Interview with professor Olli Peltoniemi, Department of Production Animal Medicine, vice-dean for research, Faculty of Veterinary Medicine

What kind of research do you do?

“Looking at the last 10-15 years, our group’s main focus has been on mammal parturition (birth) and the physiology related to it. We are looking at the biology of fertilization and embryo development and all that follows, the birth and early lactation”, professor Olli Peltoniemi, vice-dean of the faculty, explains over morning coffee in the Viikki EE-building restaurant.

Most of the team’s projects are about pigs. “They are just so interesting and dynamic from the point of view of reproduction physiology”, Peltoniemi smiles.  And indeed, so they are. Among mammals, pigs reproduce efficiently. They have a high rate of success in many ways: they bear a high number of piglets in a litter that usually survive well. However, with purposeful breeding also problems have arisen. As many as 30% of the embryos are now lost in the uterus. During parturition, losing one fetus during the process of birth and one over the next few days is typical. “Our team looks at the reasons for these losses. We also aim to influence the immunology of the newly born piglets.”

”Our business partners have hard expertise and vision.” 

How is industry involved in your work?

Meat production companies, pharmaceutical industry, and veterinary clinics are interested in the findings of professor Peltoniemi’s group of twenty researchers. ”We always approach companies with a purely science-based idea. Companies can comment and help with the formulation of the questions. They have been interested and some have funded us on a continuous basis. What happens is that a partnership, a trust gets formed quite naturally. This work is done on a person to person – basis”, Peltoniemi says.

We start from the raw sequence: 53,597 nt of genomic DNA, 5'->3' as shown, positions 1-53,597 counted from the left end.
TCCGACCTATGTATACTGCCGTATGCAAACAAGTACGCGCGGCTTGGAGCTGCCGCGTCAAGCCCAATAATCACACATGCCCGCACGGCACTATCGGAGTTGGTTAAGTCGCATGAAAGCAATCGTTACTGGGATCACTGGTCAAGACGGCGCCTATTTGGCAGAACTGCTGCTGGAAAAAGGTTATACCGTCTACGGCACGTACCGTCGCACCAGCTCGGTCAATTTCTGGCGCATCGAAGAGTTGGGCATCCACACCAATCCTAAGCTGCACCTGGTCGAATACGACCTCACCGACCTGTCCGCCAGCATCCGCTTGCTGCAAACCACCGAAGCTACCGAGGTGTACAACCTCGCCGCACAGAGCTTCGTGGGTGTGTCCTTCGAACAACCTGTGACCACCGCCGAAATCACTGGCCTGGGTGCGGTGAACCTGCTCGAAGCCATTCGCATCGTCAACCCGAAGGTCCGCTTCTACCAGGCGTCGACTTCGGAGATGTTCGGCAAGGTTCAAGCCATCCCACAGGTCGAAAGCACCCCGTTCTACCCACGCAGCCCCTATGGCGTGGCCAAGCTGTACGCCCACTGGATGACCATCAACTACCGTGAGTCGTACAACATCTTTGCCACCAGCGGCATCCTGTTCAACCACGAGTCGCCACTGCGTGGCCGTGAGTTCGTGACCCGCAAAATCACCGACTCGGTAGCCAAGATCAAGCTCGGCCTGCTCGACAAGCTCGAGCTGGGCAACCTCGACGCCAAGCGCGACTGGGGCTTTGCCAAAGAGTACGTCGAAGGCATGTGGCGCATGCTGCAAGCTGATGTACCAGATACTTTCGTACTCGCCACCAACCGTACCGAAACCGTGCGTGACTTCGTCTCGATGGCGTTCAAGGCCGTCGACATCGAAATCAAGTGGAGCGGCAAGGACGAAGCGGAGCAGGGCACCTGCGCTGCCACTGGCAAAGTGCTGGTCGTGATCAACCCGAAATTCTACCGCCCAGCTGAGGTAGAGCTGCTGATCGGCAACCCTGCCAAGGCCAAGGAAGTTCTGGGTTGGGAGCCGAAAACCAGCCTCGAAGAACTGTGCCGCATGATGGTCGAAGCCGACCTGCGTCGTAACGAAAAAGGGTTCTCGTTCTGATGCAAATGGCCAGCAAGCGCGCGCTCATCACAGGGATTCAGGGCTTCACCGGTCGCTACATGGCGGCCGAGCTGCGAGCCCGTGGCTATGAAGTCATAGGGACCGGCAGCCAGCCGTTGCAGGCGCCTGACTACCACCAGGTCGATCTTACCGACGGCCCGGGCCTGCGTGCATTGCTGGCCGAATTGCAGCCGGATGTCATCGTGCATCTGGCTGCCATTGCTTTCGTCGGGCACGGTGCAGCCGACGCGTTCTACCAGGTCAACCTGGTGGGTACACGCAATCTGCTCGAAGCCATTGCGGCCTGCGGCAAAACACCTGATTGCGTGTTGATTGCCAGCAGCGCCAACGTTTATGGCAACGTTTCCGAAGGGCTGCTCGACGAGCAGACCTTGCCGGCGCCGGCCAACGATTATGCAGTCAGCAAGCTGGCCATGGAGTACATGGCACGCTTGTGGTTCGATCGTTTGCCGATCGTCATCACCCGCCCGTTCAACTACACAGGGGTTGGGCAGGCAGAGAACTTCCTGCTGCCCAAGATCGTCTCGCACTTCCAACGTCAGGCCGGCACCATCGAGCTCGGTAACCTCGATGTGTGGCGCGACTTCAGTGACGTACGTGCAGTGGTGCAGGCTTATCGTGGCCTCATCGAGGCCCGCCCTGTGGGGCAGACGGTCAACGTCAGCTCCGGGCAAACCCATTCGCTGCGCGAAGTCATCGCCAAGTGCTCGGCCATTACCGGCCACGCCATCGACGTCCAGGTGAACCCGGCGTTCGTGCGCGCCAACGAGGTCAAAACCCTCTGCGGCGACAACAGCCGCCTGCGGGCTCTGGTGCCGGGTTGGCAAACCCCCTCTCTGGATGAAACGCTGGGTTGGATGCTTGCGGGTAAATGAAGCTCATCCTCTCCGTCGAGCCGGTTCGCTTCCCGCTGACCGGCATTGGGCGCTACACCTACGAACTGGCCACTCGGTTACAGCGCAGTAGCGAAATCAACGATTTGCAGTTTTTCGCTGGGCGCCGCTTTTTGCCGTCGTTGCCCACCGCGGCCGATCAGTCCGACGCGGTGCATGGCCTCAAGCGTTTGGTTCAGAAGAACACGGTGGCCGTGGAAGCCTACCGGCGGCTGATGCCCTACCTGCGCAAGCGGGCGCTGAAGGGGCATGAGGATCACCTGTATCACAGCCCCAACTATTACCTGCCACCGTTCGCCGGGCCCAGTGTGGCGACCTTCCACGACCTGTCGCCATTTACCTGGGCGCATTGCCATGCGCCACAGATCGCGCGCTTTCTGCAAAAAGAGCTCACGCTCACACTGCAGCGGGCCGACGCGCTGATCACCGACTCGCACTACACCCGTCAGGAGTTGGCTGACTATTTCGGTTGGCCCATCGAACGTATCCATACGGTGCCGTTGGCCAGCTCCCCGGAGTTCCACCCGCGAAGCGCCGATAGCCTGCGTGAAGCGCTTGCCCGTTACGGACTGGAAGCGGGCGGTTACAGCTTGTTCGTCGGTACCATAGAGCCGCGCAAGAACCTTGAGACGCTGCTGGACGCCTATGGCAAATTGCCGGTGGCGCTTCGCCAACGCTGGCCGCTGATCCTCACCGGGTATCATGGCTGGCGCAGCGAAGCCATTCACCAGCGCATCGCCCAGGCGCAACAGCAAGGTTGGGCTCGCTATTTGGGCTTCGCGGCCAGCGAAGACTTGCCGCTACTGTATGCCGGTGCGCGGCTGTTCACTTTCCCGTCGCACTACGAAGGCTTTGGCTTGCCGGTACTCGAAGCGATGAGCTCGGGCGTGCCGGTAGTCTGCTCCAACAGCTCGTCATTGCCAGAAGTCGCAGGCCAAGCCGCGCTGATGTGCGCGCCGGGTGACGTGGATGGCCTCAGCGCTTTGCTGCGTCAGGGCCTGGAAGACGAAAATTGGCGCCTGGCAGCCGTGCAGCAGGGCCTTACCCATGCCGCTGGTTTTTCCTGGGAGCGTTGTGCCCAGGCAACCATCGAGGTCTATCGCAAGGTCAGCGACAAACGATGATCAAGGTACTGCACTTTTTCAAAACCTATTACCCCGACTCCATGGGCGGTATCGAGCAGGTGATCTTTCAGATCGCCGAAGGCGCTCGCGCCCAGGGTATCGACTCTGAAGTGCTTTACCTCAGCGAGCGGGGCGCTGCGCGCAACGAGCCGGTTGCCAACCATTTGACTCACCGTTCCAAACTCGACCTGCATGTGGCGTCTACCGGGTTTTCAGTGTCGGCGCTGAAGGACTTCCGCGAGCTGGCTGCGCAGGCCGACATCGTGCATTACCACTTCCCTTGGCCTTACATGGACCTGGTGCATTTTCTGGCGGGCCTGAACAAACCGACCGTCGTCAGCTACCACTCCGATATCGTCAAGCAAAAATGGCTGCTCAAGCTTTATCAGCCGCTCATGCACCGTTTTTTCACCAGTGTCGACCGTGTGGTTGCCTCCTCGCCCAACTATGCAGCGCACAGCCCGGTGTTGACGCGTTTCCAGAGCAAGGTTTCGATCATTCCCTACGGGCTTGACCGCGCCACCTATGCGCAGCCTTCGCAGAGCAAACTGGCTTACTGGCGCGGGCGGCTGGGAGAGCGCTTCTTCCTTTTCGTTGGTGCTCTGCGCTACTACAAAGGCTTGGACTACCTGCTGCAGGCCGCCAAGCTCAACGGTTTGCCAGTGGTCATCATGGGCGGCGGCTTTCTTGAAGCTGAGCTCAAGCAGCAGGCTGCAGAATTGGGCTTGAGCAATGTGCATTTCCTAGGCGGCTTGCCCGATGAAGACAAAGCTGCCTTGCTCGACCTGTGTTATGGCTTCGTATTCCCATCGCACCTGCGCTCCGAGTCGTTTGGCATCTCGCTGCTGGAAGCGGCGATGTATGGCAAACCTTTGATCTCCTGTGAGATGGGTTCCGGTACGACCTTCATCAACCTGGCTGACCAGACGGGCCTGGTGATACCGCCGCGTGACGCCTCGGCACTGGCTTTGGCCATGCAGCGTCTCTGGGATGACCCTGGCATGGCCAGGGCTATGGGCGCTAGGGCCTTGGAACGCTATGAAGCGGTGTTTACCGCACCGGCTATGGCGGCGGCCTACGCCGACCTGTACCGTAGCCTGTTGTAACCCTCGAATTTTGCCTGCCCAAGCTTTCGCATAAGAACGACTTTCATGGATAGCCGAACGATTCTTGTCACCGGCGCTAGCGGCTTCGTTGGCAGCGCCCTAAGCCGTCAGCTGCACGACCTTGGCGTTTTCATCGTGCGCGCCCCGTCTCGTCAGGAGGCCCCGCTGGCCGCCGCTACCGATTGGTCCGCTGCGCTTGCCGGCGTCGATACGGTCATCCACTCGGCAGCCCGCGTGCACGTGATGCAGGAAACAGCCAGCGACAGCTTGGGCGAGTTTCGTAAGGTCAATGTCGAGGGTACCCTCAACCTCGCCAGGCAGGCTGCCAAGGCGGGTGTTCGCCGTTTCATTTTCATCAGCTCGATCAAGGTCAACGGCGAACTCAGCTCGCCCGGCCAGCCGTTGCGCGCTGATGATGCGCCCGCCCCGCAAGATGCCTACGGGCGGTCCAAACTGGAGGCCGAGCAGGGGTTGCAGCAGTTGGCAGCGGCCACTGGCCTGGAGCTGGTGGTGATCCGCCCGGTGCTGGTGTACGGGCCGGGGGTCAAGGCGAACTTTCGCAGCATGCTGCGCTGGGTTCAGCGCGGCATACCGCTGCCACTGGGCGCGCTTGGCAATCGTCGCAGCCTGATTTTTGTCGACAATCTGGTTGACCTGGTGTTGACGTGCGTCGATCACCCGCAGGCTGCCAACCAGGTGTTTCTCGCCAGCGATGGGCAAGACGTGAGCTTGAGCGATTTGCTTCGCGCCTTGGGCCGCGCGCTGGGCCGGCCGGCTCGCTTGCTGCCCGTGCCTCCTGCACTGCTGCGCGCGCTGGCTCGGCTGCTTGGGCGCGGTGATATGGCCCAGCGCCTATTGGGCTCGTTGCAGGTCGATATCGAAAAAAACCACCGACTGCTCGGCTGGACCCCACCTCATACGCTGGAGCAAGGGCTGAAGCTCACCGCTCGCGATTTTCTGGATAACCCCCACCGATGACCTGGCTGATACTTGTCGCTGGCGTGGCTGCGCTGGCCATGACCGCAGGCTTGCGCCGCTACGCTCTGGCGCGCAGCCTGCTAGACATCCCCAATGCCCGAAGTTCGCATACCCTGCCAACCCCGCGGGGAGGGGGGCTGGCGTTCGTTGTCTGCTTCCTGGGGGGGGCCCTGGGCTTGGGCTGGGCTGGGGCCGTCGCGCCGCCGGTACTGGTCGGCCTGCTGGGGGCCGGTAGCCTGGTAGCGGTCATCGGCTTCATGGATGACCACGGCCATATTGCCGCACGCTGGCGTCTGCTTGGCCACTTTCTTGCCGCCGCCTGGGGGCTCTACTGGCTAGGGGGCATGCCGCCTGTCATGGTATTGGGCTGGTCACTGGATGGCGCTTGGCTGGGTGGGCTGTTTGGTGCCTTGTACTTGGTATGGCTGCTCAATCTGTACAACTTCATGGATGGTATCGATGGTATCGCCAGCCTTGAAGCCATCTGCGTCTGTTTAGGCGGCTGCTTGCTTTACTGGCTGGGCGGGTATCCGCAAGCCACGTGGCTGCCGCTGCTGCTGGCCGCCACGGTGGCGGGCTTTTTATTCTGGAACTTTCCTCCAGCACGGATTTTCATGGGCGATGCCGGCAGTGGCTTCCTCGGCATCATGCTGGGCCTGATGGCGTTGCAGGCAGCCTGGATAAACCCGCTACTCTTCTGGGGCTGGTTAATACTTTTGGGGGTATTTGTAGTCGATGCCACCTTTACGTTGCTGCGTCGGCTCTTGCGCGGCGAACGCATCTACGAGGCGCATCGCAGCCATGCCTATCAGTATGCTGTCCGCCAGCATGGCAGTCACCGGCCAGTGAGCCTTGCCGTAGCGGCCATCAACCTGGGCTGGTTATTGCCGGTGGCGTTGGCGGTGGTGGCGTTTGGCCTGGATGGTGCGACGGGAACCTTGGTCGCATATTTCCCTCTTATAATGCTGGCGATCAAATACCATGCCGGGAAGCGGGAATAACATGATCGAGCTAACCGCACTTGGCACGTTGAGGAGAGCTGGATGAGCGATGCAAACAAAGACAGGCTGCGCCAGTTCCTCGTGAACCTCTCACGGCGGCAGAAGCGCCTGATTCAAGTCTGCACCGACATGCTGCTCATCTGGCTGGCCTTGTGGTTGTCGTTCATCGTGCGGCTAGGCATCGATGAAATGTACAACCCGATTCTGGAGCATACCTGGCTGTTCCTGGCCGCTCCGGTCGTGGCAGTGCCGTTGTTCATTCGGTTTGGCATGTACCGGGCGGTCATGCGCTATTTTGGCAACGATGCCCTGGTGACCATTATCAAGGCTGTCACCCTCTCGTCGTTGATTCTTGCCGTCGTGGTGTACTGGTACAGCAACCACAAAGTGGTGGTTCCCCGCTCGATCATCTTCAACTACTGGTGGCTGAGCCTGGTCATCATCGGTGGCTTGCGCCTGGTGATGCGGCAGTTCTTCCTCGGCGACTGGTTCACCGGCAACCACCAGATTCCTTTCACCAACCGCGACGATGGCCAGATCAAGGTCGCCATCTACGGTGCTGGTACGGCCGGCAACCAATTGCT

Olli Peltoniemi does not need to think long about the impact his work has had on the industry: “We’ve been able to provide improvements that have had a surprisingly strong influence. We formulated a simple indicator, the duration of the birth from the first fetus to the last, and identified factors that affected it. Claudio Oliviero did his PhD thesis on this with Suomen Rehu (now part of Hankkija) and his work is still highly cited.” The secret behind the popularity of the team’s results is that the measurement systems they develop are easily repeated.

Peltoniemi’s group meets companies regularly in events and meetings. This keeps applicability on the table. ”Being able to apply our findings is a strong motivator for our group. It brings impact. We usually find a joint intention for a project through an iterative process with the company but of course there are situations where we have to agree to disagree and move on without the company”, Peltoniemi describes.